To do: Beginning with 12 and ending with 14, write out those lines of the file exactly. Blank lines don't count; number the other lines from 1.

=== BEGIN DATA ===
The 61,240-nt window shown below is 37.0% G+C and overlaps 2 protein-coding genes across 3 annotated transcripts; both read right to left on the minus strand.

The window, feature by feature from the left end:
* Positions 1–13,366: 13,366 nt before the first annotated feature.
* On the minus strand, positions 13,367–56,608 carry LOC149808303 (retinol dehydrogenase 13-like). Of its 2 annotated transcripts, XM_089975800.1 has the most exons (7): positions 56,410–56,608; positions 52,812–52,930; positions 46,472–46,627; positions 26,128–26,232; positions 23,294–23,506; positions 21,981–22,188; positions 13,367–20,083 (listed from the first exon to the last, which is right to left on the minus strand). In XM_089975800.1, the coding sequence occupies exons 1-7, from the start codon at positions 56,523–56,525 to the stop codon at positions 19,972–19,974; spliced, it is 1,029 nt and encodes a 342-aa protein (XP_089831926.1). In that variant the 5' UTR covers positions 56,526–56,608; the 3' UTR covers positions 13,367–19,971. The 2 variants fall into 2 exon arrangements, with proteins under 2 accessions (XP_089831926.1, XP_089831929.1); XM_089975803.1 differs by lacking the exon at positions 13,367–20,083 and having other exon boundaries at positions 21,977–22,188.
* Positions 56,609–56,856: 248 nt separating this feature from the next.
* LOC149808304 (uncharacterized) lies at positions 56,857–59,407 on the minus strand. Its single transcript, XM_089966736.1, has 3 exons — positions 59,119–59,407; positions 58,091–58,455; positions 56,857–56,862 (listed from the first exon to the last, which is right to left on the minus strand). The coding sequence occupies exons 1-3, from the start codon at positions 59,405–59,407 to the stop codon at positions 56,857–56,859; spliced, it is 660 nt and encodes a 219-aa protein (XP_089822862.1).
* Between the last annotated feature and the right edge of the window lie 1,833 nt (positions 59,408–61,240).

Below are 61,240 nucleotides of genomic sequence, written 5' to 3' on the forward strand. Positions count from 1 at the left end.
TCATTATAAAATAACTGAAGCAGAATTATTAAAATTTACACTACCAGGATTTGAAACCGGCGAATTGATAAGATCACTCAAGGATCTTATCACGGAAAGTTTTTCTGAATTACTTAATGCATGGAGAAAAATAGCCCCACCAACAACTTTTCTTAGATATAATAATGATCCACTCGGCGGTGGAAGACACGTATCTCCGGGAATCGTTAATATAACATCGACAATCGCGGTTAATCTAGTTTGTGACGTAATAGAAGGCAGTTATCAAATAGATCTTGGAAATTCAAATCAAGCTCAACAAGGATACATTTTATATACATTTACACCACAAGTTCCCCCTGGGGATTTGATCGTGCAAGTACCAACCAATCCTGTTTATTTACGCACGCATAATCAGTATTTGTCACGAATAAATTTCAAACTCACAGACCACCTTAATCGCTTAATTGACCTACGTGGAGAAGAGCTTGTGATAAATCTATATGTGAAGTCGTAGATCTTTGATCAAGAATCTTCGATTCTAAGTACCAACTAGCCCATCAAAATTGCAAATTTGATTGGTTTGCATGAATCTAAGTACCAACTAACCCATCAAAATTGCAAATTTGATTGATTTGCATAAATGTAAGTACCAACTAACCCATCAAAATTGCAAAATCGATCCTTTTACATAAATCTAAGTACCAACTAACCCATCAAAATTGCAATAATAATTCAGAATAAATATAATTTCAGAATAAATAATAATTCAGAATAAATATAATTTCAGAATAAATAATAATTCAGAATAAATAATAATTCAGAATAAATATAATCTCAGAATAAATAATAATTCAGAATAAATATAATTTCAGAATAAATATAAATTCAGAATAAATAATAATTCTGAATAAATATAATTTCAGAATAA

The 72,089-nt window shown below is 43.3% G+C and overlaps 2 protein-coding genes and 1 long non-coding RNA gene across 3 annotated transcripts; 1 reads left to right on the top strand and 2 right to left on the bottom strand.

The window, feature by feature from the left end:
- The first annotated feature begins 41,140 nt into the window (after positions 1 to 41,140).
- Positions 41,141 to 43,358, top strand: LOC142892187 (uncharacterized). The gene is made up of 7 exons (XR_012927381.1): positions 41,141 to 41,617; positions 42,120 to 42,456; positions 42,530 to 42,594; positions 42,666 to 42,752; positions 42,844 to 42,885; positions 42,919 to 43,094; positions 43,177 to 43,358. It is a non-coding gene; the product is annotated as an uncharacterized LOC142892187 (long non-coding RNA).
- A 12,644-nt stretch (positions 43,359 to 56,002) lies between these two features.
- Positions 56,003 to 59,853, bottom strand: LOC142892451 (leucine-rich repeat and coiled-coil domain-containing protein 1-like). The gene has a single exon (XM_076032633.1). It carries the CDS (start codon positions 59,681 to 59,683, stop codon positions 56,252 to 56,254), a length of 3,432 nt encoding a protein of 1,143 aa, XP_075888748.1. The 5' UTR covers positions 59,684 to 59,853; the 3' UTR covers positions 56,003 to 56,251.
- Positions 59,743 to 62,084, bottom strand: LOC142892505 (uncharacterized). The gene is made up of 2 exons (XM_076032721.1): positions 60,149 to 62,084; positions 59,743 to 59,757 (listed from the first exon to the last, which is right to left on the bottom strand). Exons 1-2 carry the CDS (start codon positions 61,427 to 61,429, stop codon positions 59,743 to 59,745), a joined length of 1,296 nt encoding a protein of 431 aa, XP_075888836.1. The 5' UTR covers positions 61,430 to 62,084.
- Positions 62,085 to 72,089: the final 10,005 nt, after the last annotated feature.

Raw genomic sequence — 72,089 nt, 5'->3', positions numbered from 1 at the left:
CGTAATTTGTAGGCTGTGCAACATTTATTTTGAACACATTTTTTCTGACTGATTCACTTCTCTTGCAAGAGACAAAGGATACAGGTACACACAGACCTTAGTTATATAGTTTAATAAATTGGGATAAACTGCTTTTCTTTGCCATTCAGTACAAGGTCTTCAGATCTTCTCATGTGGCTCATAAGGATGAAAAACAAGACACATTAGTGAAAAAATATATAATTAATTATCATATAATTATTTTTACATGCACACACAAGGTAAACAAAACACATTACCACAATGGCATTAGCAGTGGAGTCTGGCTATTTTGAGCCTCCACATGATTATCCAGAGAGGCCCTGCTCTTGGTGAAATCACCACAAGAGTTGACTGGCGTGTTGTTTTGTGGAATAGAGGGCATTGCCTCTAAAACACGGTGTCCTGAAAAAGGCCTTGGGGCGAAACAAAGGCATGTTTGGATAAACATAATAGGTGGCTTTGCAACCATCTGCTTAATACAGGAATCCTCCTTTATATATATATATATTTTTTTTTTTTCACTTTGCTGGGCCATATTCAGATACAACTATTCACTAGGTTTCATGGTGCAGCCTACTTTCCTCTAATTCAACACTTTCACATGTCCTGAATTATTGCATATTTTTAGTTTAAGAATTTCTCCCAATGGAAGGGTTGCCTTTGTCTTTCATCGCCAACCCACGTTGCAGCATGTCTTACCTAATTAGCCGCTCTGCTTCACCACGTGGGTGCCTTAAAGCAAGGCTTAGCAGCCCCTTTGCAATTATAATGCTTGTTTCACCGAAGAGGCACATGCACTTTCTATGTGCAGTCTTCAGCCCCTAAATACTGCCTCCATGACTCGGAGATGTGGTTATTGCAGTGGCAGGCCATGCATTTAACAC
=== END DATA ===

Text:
- The first annotated feature begins 41,140 nt into the window (after positions 1 to 41,140).
- Positions 41,141 to 43,358, top strand: LOC142892187 (uncharacterized). The gene is made up of 7 exons (XR_012927381.1): positions 41,141 to 41,617; positions 42,120 to 42,456; positions 42,530 to 42,594; positions 42,666 to 42,752; positions 42,844 to 42,885; positions 42,919 to 43,094; positions 43,177 to 43,358. It is a non-coding gene; the product is annotated as an uncharacterized LOC142892187 (long non-coding RNA).
- A 12,644-nt stretch (positions 43,359 to 56,002) lies between these two features.